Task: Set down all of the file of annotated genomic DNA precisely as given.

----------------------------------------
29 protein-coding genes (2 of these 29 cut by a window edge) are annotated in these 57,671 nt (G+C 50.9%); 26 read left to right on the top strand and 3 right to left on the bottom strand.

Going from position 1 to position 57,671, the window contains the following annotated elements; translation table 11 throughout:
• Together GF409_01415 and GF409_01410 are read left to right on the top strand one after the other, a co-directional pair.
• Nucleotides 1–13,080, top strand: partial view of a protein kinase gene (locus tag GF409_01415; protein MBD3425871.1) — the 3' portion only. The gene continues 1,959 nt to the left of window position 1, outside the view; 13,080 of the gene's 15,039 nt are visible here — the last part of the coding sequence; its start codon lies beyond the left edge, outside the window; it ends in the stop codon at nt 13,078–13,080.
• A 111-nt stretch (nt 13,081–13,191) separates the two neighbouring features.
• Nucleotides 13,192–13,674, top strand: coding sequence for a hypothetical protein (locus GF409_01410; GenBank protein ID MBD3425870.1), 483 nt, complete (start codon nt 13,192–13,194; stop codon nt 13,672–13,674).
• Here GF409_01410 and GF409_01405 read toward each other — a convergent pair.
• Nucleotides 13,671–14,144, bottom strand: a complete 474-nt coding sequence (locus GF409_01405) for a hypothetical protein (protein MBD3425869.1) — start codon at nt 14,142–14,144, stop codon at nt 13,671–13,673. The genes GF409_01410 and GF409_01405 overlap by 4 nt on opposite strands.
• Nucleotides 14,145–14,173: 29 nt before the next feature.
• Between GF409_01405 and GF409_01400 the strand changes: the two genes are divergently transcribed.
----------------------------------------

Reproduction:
29 protein-coding genes (2 of these 29 cut by a window edge) are annotated in these 57,671 nt (G+C 50.9%); 26 read left to right on the top strand and 3 right to left on the bottom strand.

Going from position 1 to position 57,671, the window contains the following annotated elements; translation table 11 throughout:
• Together GF409_01415 and GF409_01410 are read left to right on the top strand one after the other, a co-directional pair.
• Nucleotides 1–13,080, top strand: partial view of a protein kinase gene (locus tag GF409_01415; protein MBD3425871.1) — the 3' portion only. The gene continues 1,959 nt to the left of window position 1, outside the view; 13,080 of the gene's 15,039 nt are visible here — the last part of the coding sequence; its start codon lies beyond the left edge, outside the window; it ends in the stop codon at nt 13,078–13,080.
• A 111-nt stretch (nt 13,081–13,191) separates the two neighbouring features.
• Nucleotides 13,192–13,674, top strand: coding sequence for a hypothetical protein (locus GF409_01410; GenBank protein ID MBD3425870.1), 483 nt, complete (start codon nt 13,192–13,194; stop codon nt 13,672–13,674).
• Here GF409_01410 and GF409_01405 read toward each other — a convergent pair.
• Nucleotides 13,671–14,144, bottom strand: a complete 474-nt coding sequence (locus GF409_01405) for a hypothetical protein (protein MBD3425869.1) — start codon at nt 14,142–14,144, stop codon at nt 13,671–13,673. The genes GF409_01410 and GF409_01405 overlap by 4 nt on opposite strands.
• Nucleotides 14,145–14,173: 29 nt before the next feature.
• Between GF409_01405 and GF409_01400 the strand changes: the two genes are divergently transcribed.